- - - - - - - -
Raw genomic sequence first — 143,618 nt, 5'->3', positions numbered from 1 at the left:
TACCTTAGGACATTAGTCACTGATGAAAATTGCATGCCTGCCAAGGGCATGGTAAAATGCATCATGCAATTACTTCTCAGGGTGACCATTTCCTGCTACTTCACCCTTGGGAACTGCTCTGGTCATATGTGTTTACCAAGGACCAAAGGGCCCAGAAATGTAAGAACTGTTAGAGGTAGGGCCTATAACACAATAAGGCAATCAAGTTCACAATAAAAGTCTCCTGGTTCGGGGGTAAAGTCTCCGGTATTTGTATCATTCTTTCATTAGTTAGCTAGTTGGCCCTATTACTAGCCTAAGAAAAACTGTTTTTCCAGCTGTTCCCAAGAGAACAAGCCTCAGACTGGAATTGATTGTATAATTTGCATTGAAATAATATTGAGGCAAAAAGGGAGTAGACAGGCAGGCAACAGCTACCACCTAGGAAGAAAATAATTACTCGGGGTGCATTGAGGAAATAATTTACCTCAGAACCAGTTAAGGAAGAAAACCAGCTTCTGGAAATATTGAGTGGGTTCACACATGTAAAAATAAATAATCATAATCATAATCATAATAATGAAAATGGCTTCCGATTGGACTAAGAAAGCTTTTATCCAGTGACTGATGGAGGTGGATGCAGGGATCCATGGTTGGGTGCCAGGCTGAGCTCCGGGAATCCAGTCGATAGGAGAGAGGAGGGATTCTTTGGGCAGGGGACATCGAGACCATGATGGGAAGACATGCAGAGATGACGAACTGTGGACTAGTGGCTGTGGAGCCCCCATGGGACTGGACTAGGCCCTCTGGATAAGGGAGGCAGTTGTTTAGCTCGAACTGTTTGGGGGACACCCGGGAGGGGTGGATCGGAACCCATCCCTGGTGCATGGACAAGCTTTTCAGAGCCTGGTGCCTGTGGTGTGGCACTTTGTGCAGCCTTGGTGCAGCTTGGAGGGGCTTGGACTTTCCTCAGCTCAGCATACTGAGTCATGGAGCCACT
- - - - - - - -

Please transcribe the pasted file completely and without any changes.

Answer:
Raw genomic sequence first — 143,618 nt, 5'->3', positions numbered from 1 at the left:
TACCTTAGGACATTAGTCACTGATGAAAATTGCATGCCTGCCAAGGGCATGGTAAAATGCATCATGCAATTACTTCTCAGGGTGACCATTTCCTGCTACTTCACCCTTGGGAACTGCTCTGGTCATATGTGTTTACCAAGGACCAAAGGGCCCAGAAATGTAAGAACTGTTAGAGGTAGGGCCTATAACACAATAAGGCAATCAAGTTCACAATAAAAGTCTCCTGGTTCGGGGGTAAAGTCTCCGGTATTTGTATCATTCTTTCATTAGTTAGCTAGTTGGCCCTATTACTAGCCTAAGAAAAACTGTTTTTCCAGCTGTTCCCAAGAGAACAAGCCTCAGACTGGAATTGATTGTATAATTTGCATTGAAATAATATTGAGGCAAAAAGGGAGTAGACAGGCAGGCAACAGCTACCACCTAGGAAGAAAATAATTACTCGGGGTGCATTGAGGAAATAATTTACCTCAGAACCAGTTAAGGAAGAAAACCAGCTTCTGGAAATATTGAGTGGGTTCACACATGTAAAAATAAATAATCATAATCATAATCATAATAATGAAAATGGCTTCCGATTGGACTAAGAAAGCTTTTATCCAGTGACTGATGGAGGTGGATGCAGGGATCCATGGTTGGGTGCCAGGCTGAGCTCCGGGAATCCAGTCGATAGGAGAGAGGAGGGATTCTTTGGGCAGGGGACATCGAGACCATGATGGGAAGACATGCAGAGATGACGAACTGTGGACTAGTGGCTGTGGAGCCCCCATGGGACTGGACTAGGCCCTCTGGATAAGGGAGGCAGTTGTTTAGCTCGAACTGTTTGGGGGACACCCGGGAGGGGTGGATCGGAACCCATCCCTGGTGCATGGACAAGCTTTTCAGAGCCTGGTGCCTGTGGTGTGGCACTTTGTGCAGCCTTGGTGCAGCTTGGAGGGGCTTGGACTTTCCTCAGCTCAGCATACTGAGTCATGGAGCCACT